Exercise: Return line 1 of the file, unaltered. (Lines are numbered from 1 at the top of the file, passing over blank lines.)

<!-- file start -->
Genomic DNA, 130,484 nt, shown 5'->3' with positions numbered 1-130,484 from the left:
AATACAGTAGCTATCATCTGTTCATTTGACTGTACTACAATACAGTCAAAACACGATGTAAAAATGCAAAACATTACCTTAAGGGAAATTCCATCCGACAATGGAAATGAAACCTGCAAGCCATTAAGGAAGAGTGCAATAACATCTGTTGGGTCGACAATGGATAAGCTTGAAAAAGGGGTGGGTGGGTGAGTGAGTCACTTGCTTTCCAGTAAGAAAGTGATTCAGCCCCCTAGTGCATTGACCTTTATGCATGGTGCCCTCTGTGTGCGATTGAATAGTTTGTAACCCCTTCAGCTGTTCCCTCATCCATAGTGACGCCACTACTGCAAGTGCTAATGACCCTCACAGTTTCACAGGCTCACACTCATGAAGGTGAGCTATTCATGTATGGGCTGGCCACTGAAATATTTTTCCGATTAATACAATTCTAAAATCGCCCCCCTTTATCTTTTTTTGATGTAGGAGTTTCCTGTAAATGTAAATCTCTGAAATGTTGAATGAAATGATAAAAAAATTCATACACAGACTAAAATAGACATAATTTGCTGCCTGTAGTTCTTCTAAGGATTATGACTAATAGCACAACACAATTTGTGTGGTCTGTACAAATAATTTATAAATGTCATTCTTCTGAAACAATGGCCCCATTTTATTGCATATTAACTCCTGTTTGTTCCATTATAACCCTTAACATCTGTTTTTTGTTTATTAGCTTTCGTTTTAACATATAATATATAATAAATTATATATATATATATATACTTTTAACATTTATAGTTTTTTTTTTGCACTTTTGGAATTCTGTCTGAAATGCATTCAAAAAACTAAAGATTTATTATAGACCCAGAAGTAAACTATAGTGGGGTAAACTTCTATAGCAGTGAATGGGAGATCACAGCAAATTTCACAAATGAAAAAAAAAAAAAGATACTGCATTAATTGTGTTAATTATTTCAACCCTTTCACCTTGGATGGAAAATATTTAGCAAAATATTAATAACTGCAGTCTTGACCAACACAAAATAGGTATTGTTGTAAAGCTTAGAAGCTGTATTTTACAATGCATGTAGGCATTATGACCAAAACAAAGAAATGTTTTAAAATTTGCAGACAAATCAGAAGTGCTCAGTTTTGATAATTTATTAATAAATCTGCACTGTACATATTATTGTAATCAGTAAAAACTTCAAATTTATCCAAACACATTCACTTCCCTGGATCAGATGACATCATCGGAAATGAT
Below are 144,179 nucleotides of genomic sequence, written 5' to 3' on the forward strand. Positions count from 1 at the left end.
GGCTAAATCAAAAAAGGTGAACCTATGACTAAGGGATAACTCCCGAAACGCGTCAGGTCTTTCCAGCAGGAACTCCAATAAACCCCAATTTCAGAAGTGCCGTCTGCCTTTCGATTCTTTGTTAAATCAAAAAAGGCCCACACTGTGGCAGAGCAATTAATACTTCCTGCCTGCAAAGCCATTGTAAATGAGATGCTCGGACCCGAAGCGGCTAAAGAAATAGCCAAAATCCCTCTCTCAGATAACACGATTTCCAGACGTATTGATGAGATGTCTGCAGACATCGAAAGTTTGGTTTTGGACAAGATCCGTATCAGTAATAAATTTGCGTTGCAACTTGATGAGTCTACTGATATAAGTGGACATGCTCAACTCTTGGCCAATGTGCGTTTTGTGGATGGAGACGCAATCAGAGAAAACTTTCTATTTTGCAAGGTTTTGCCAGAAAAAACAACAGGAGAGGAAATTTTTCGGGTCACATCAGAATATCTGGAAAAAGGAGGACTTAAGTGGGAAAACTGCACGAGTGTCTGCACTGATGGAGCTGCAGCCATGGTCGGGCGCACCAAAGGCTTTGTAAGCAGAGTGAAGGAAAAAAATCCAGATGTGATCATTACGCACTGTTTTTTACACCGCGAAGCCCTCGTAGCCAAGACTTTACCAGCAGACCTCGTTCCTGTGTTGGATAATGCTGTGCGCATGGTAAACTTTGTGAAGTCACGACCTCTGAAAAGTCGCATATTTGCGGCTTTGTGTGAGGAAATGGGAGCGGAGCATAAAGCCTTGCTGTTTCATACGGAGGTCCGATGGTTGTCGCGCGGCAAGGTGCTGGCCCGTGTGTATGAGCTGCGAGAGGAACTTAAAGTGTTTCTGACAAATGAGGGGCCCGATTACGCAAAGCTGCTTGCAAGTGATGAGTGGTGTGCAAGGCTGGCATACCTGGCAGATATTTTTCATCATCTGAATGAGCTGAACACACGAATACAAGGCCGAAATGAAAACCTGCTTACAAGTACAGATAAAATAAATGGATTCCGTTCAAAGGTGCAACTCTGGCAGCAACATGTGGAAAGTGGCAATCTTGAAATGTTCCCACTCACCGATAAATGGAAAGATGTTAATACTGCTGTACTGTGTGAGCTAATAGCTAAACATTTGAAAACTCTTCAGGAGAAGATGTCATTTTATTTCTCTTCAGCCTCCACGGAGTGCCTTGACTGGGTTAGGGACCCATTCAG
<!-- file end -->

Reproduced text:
Genomic DNA, 130,484 nt, shown 5'->3' with positions numbered 1-130,484 from the left: